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NIDA

Comorbidity: Substance Use and Other Mental Disorders

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Panel 1: Comorbidity: when a person has two or more disorders at the same time or one after the other. This occurs frequently with substance use and mental disorders. Comorbidity also means that interactions between these two disorders can worsen the course of both.

 

Panel 2: Who is affected?

  • 7.7 million adults have co-occurring mental and substance use disorders. This doesn’t mean that one caused the other and it can be difficult to determine which came first.
  • Of the 20.3 million adults with substance use disorders, 37.9% also had mental illnesses.
  • Among the 42.1 million adults with mental illness, 18.2% also had substance use disorders.

 

Panel 3: Who gets treatment?

There are many effective treatments for both mental and substance use disorders. A comprehensive treatment approach will address both disorders at the same time.

Not everyone with co-occurring conditions gets the treatment they need:

  • 52.5% of those with co-occurring conditions received neither mental health care not substance use treatment.
  • 34.5% of those with co-occurring conditions received mental health care only.
  • 09.1% of those with co-occurring conditions received both mental health care and substance use treatment.
  • 3.9% of those with co-occurring conditions received substance use treatment only.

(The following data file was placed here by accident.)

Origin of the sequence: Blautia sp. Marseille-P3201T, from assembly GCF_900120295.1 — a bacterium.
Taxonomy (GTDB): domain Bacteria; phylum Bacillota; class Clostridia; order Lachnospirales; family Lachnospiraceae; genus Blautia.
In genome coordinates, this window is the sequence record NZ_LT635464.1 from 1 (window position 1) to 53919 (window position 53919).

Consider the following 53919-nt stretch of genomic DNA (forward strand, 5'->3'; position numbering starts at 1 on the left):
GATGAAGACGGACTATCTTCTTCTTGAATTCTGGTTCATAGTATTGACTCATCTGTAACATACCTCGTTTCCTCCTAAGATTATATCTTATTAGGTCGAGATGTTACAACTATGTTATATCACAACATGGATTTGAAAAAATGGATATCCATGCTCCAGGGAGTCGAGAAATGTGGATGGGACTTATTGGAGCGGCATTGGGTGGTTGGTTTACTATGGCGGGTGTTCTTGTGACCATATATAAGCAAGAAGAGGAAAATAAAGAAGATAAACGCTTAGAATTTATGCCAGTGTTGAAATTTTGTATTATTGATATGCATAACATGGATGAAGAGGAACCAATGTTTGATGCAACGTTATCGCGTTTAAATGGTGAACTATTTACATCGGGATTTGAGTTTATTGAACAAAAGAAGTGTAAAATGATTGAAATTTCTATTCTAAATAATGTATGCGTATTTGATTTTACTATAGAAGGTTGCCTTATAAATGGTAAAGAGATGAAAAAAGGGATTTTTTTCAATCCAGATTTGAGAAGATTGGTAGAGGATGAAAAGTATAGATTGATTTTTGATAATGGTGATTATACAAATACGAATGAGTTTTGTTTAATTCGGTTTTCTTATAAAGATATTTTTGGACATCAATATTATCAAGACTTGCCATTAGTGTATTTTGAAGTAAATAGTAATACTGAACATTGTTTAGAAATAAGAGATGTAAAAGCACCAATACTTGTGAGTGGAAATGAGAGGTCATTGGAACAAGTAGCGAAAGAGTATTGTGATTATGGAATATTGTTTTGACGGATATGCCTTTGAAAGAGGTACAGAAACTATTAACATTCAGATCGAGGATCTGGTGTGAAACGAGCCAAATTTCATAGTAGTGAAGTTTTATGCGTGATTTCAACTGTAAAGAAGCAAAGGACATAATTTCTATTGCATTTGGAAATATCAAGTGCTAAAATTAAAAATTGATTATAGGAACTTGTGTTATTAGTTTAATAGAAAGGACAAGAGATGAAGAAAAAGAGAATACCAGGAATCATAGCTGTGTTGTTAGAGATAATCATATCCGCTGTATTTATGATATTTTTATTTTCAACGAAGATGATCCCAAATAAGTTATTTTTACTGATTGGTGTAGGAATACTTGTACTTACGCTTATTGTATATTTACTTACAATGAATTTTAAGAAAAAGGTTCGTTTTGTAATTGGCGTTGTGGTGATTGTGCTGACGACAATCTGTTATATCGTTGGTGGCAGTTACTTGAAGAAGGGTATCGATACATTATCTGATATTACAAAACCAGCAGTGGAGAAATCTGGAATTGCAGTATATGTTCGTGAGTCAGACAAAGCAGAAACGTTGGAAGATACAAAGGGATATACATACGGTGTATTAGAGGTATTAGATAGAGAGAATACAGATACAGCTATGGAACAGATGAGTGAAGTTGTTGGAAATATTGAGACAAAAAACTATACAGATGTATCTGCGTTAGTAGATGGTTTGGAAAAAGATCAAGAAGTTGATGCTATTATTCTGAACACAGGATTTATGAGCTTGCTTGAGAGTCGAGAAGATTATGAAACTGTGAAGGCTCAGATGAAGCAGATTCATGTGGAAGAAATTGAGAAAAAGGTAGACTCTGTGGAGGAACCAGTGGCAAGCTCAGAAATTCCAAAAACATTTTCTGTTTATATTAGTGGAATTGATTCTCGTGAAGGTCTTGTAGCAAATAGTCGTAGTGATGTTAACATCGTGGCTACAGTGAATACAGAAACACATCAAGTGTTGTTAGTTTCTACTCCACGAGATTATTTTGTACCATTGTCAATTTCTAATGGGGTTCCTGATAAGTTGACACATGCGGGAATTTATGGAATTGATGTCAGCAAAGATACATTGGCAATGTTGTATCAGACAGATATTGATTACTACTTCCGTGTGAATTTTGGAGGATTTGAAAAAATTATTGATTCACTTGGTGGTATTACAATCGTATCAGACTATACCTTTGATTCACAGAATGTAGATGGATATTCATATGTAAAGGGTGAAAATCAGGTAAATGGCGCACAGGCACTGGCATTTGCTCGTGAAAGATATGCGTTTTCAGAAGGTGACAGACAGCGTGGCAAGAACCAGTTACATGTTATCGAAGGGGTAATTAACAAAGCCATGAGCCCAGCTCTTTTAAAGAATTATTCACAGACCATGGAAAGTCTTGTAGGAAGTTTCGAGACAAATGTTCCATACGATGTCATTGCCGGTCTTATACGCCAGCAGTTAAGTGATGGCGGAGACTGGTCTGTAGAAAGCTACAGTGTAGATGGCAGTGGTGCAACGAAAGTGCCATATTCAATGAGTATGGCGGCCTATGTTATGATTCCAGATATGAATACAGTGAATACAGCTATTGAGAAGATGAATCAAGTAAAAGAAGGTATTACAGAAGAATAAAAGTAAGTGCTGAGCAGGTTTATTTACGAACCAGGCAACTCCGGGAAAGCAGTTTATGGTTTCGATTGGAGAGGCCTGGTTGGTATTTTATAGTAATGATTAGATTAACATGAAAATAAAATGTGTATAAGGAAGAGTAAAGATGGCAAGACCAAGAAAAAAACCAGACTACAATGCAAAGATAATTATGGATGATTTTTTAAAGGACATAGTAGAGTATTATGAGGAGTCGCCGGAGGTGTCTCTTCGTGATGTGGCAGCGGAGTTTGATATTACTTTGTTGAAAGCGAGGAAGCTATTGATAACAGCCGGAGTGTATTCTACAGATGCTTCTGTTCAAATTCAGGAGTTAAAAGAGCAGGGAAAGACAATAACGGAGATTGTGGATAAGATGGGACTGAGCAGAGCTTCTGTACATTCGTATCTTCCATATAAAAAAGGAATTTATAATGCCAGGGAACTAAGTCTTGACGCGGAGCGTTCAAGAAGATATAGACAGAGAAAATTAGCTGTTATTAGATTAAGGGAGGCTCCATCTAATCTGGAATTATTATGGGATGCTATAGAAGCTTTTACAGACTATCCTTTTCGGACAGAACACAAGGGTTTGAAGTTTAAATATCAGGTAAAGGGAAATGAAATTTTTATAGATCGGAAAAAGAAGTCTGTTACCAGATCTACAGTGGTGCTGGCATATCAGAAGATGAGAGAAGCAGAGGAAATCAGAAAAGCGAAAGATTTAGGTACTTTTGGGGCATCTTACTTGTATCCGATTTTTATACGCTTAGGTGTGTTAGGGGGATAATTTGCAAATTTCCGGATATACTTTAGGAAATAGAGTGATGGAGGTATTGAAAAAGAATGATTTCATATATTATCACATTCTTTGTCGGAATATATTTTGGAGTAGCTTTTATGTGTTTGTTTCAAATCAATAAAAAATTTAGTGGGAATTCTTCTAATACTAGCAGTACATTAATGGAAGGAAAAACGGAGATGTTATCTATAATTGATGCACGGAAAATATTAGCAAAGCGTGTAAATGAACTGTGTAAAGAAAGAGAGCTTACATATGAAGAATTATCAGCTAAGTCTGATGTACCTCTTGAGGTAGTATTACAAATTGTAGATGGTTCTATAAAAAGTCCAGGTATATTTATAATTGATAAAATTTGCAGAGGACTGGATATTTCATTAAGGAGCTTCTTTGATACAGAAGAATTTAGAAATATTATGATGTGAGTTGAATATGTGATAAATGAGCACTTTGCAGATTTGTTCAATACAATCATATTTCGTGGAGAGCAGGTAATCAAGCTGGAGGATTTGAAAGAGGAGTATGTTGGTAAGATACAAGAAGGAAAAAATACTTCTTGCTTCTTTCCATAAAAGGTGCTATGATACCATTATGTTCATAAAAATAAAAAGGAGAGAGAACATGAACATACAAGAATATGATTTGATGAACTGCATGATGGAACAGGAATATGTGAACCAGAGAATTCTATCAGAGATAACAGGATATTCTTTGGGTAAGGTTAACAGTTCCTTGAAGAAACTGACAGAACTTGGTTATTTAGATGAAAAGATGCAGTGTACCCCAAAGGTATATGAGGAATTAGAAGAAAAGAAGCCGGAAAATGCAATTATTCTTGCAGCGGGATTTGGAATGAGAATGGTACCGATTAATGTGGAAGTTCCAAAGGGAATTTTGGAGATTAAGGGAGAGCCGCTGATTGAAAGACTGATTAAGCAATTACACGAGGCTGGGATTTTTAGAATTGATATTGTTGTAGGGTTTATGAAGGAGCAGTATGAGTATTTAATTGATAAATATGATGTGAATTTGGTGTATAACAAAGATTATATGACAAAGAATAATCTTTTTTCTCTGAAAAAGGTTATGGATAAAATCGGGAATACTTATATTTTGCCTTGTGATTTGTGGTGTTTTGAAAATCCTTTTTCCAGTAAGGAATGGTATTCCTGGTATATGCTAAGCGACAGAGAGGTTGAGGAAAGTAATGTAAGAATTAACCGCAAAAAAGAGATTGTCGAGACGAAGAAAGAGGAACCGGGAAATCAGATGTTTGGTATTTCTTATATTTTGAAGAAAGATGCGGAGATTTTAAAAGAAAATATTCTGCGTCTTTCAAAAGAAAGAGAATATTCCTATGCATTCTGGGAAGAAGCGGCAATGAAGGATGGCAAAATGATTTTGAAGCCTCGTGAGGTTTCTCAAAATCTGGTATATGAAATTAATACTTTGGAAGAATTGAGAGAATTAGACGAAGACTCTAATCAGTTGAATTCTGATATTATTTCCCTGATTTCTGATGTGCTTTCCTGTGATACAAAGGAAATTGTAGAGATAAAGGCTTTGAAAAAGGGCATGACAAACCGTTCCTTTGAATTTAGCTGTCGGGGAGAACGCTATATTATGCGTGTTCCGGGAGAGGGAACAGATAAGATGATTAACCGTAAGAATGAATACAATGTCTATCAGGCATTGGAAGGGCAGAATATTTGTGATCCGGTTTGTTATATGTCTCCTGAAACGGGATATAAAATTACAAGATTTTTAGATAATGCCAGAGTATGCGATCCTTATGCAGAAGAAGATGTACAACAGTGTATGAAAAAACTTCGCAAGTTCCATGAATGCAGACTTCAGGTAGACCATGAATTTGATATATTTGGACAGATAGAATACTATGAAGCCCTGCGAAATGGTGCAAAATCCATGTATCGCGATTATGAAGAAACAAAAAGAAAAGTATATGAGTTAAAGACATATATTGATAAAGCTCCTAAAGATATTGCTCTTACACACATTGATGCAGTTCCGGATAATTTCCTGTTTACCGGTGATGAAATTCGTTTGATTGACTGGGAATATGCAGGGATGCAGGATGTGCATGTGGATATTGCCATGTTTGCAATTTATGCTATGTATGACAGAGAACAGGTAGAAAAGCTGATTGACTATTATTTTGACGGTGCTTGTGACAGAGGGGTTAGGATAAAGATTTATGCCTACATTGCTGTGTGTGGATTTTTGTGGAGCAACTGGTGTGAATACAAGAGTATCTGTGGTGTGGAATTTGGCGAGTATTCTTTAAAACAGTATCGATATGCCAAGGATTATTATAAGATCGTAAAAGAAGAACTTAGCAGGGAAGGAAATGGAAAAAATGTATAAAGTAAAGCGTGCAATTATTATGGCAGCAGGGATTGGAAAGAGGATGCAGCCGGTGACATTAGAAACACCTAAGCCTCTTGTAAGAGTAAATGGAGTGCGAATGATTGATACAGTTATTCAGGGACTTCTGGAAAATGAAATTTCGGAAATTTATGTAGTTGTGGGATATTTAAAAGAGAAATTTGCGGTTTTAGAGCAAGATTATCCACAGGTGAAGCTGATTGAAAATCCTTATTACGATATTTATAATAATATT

Panel 4: What are the barriers to getting treatment?

Even among people who want to find help, barriers exist to receiving it.

Among adults with co-occurring disorders who did not receive mental health care, their reasons for not receiving it were:

  • 52.2% said they could not afford the cost.
  • 23.8% said they did not know where to go for treatment.
  • 23.0% said they could handle the problem without treatment.
  • 13.6% said they feared being committed.
  • 12.4% said it might cause their neighbors to have a negative opinion of them.
  • 11.1% said they did not think treatment would help.
  • 10.6% said they did not have the time.
  • 10.1% said they were concerned about confidentiality.

Among adults with co-occurring disorders who did not receive substance use care, their reasons for not receiving it were:

  • 38.4% said they were not ready to stop using.
  • 35.1% said they had no health insurance and could not afford the cost.
  • 13.1% said it might cause their neighbors to have a negative opinion of them.
  • 13.0% said it might have a negative effect on their job.
  • 11.5% said they did not know where to go for treatment.
  • 9.9% said they had insurance, but it did not cover the treatment cost.
  • 9.0% said no program had the treatment type.

Percentages represent the annual average weighted percentage.

Please note, respondents could provide more than one response.

For more information about finding treatment or yourself or a loved one, visit, drugabuse.gov/related-topics/treatment.

 

References

Han B, Compton WM, Blanco C, Colpe LJ. Prevalence, Treatment, And Unmet Treatment Needs Of US Adults With Mental Health And Substance Use Disorders. Health Aff Proj Hope. 2017;36(10):1739-1747. doi:10.1377/hlthaff.2017.0584

This publication is available for your use and may be reproduced in its entirety without permission from the NIDA. Citation of the source is appreciated, using the following language: Source: National Institute on Drug Abuse; National Institutes of Health; U.S. Department of Health and Human Services.

This page was last updated August 2018